Tuesday, September 02, 2008


A hundred years after G.K. Chesterton's appeal from his timeless work Orthodoxy that it is the world, not our vision, that we should be changing, we're being bombarded by the word "change" and told it is we that must do the changing. "Change" has become a kind of god to be served on secular and Christian altars alike.

Of course, this is an election year, and the appeal to "change" is a way to sell us on the less-experienced candidate (in this case, Barack Obama) - which is always amusing, for when the same candidate, who runs on the need for "change", wins his election and gets comfy in his job, he will inevitably later run for re-election taking the opposite tack, playing the "experience" card. The washed-up Clintons have been hoist on their own petards by initially selling themselves as the bringers of salutary "change", portraying themselves as the "cool" personifications of youth. But now, bearing the inevitable marks of age, have had to repudiate this concept in favor of "experience" as a way to sell themselves. Obviously, the strategy didn't pay off for them this time. Especially not in the culture of change-worship that they worked so hard to foster.

Of course, this election is no different, and both sides are spinning their propaganda like Charlotte working feverishly to save Wilbur's bacon.

However, there is something deeper, even sinister, about the mantra "change." "Change" as a strategy doesn't really belong to the realm of the politician - he's only borrowing it from the marketer. For the salesman, in order to "close the deal," depends on change-appeal to separate the client from his money.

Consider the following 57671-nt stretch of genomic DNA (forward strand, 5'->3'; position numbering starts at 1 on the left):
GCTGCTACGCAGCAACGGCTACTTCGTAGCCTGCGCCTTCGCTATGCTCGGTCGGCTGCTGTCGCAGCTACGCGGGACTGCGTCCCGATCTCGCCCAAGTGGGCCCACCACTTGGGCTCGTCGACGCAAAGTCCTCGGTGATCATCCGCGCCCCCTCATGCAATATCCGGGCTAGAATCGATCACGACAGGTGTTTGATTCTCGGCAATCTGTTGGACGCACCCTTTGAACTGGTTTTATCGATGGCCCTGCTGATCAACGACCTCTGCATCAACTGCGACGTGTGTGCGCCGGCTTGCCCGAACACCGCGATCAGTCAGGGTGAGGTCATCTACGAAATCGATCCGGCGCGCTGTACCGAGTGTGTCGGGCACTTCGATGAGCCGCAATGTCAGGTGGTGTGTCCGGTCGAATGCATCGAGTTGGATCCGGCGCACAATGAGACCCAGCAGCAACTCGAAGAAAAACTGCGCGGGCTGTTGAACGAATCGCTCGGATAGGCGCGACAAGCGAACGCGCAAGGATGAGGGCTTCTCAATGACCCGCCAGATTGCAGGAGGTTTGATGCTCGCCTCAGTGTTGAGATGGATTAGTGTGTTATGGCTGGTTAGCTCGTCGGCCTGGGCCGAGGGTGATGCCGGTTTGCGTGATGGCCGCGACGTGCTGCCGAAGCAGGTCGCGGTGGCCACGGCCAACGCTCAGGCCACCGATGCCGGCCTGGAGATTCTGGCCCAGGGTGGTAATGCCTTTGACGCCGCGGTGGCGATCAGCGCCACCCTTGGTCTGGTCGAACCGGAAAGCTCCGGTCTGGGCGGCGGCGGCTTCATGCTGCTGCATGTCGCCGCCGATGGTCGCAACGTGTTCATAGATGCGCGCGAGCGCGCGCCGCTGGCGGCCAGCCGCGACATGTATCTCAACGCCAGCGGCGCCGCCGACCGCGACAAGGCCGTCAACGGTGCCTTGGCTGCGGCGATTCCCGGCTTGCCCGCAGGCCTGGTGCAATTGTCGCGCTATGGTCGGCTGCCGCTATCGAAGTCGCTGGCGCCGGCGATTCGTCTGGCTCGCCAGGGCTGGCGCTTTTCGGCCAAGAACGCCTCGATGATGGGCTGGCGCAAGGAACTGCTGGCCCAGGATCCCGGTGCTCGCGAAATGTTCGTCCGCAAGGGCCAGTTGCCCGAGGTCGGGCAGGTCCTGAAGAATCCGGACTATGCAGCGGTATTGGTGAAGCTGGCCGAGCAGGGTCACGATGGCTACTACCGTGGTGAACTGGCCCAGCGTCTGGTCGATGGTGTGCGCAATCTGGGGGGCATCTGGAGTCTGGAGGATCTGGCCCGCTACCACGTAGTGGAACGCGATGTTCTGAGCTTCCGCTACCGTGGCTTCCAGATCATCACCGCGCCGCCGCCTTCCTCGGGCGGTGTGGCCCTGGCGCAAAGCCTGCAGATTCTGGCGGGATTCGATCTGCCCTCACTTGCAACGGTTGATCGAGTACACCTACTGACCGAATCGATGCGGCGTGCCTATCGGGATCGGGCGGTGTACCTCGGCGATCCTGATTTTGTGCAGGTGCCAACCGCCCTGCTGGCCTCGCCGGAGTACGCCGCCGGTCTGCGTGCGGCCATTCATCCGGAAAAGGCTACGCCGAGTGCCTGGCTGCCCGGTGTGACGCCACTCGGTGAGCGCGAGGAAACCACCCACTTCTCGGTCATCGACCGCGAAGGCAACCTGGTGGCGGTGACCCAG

For example, if you take care of your clothing, it should well last you ten or fifteen years - maybe even longer. But if everyone were to hang on to their duds that long, the apparel industry would collapse. So, this calls for creating a culture of "fashion" - that just so happens to render perfectly good clothing obsolete long before the stitches and buttons begin to fail, even as rapidly as quarterly.

The same is true for automobiles. A car that is three years old, argues the salesman, is out of date and in need of a trade-in. For who would want to be seen in an older model car? People might begin to talk...

Hence the concept of "style." Clothing, cars, gadgets, home decor, haircuts, and music - especially in the realm of the "popular" - must change rapidly to keep the production line humming. And it is the ad-man's job to make sure the consumers buy into the need to purchase new widgets to replace the "old" - which is increasingly not chronologically old at all. The marketers are in the business of mandating (or at least directing) what is "cool" and what is "uncool."